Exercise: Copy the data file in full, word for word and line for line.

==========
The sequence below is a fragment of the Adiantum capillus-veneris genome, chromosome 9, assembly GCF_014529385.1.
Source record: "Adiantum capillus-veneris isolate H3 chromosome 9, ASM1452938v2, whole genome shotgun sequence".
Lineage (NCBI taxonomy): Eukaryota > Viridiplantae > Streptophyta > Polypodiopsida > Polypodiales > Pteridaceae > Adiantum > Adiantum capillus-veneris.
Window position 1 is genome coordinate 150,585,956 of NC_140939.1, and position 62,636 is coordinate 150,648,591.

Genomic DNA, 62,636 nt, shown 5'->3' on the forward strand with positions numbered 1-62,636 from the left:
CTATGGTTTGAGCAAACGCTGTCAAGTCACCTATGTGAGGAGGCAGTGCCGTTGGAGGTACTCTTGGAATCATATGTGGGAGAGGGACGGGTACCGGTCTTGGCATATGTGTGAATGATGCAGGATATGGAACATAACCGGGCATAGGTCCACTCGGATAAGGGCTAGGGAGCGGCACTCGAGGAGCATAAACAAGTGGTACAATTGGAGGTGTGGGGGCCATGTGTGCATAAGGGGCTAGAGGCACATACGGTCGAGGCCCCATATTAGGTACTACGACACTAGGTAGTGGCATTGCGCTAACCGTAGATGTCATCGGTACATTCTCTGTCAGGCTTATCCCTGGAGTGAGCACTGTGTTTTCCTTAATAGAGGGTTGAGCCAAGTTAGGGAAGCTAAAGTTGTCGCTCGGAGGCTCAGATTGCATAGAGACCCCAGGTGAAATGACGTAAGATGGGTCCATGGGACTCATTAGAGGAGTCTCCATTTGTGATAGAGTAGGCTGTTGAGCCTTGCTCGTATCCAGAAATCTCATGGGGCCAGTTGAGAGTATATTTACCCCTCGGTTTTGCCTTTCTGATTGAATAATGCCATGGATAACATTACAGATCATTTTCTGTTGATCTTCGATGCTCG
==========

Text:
The sequence below is a fragment of the Adiantum capillus-veneris genome, chromosome 9, assembly GCF_014529385.1.
Source record: "Adiantum capillus-veneris isolate H3 chromosome 9, ASM1452938v2, whole genome shotgun sequence".
Lineage (NCBI taxonomy): Eukaryota > Viridiplantae > Streptophyta > Polypodiopsida > Polypodiales > Pteridaceae > Adiantum > Adiantum capillus-veneris.
Window position 1 is genome coordinate 150,585,956 of NC_140939.1, and position 62,636 is coordinate 150,648,591.

Genomic DNA, 62,636 nt, shown 5'->3' on the forward strand with positions numbered 1-62,636 from the left:
CTATGGTTTGAGCAAACGCTGTCAAGTCACCTATGTGAGGAGGCAGTGCCGTTGGAGGTACTCTTGGAATCATATGTGGGAGAGGGACGGGTACCGGTCTTGGCATATGTGTGAATGATGCAGGATATGGAACATAACCGGGCATAGGTCCACTCGGATAAGGGCTAGGGAGCGGCACTCGAGGAGCATAAACAAGTGGTACAATTGGAGGTGTGGGGGCCATGTGTGCATAAGGGGCTAGAGGCACATACGGTCGAGGCCCCATATTAGGTACTACGACACTAGGTAGTGGCATTGCGCTAACCGTAGATGTCATCGGTACATTCTCTGTCAGGCTTATCCCTGGAGTGAGCACTGTGTTTTCCTTAATAGAGGGTTGAGCCAAGTTAGGGAAGCTAAAGTTGTCGCTCGGAGGCTCAGATTGCATAGAGACCCCAGGTGAAATGACGTAAGATGGGTCCATGGGACTCATTAGAGGAGTCTCCATTTGTGATAGAGTAGGCTGTTGAGCCTTGCTCGTATCCAGAAATCTCATGGGGCCAGTTGAGAGTATATTTACCCCTCGGTTTTGCCTTTCTGATTGAATAATGCCATGGATAACATTACAGATCATTTTCTGTTGATCTTCGATGCTCG